Japan – similar to China in the sense that girls’ names represent beauty and virtue, and often end in ‘ko’ meaning ‘child’. Boys on the other hand will be named based on their position in the family.

Greece – babies are usually not named until the seventh or tenth day after birth. Following a tradition of the eldest son named after the paternal grandfather, eldest daughter named after paternal grandmother etc.

Islam – babies are usually named after significant figures in Islamic faith.

Hindu – In India, a letter of the Sanskrit alphabet associated with the child’s lunar birth sign is chosen, which is believed to be lucky for the baby. The baby receives a name starting with that letter. A child can be named after the deity of the month in which they were born or the name of the family deity.

More like this:

Baby name regret
Maternity options in Ireland
The first 72 hours

Ask Tracey

Midwife Tracey Donegan answers your questions about pregnancy and birth

Q When should I have my first pregnancy scan? And how many scans should I get throughout my pregnancy?

Your first scan is known as your dating scan and is routine in all hospitals. Most mums will have this scan at their booking visit, which can be anywhere between 12-18 weeks. The earlier the scan the more accurate it will be. If you have experienced recurrent miscarriages some hospitals will scan you earlier. Contact your antenatal clinic for more information. In Ireland, most women will have two scans in a healthy pregnancy – a dating scan and an anomaly scan at around 20 weeks. However, some units provide a dating scan only. Private scans are also available in most cities and many parents use these services for additional reassurance and to find out the sex of their baby.


Ask Sarah

Q I’ve heard a lot about the Paleo diet and as I am very interested in reducing the amount of processed foods and grain based meals my family eats, we are considering following this diet. From what I read it seems to be a back-to-basics type of eating. Is a Paleo diet safe for children? My kids are aged seven and nine.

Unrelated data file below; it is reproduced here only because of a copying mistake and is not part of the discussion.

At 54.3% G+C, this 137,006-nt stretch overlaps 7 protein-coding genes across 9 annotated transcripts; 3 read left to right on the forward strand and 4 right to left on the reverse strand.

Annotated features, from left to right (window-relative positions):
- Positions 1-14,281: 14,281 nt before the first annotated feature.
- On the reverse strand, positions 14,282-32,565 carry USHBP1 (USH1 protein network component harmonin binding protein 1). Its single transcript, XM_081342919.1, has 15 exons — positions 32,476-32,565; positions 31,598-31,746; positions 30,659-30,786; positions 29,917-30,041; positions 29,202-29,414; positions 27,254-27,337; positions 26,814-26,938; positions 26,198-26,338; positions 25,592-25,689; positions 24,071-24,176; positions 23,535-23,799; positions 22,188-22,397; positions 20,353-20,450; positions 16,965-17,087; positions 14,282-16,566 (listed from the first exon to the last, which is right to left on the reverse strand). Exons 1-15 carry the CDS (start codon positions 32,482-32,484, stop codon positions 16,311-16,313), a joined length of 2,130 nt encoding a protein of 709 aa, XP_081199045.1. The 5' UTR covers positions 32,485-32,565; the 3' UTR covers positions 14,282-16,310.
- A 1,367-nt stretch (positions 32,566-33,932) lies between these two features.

A The Paleo diet is one of the most fashionable diets around at the moment. It is also known as the ‘caveman diet’ and is based on cutting out processed foods, starchy foods like bread and potatoes and eating more meat, vegetables and fruit.
As fad diets go, it is not the worst but there are some good and bad sides to it. Reducing the amount of processed foods we eat is always a good idea and by doing that you will usually reduce the amount of fat, salt and sugar you eat, which is a good thing! The problem with the Paleo diet is that it also cuts out dairy (on the basis that cavemen didn’t drink milk) and this means that the diet is very low in calcium. For this reason it is really not suitable for children who do need a lot of calcium for growing bones. How did cavemen manage without dairy? They ate a lot more food than we do (up to 10,000 calories per day compared to the 2,000 most of us eat). By eating that amount of food they were able to pick up just enough calcium from green vegetables and seeds. To put it in perspective, you would need to eat 16 servings of broccoli a day to get all the calcium you need. This is easier to do if you eat 10,000 calories per day rather than 2,000.
The other problem with the paleo diet is that it is not entirely based in science. Many of the Paleo diets out there say you should not eat wheat, even though we know that cavemen did in fact eat wheat and other grains. These diets also don’t recommend that you eat blubber and the big lumps of fat that were also a large part of the caveman diet!
A final problem is that many Paleo diets encourage people to cut out beans and lentils and to get their protein from meat and fish instead. Many studies over the last few years are clear that eating too much animal protein is linked with more cancer and heart disease. Eating some vegetarian meals based on beans and lentils is a great way to get your protein without always going for meat.
Is this a diet we should follow? I think there is a lot we can learn from the Paleo diets. We could all do with eating less salt, sugar and processed foods and adding in more nuts and seeds as well as more vegetables. However, I think following a strict Paleo diet could lead to low levels of calcium and vitamin D and so it is not suitable for children or teens and adults would need to think about a calcium supplement.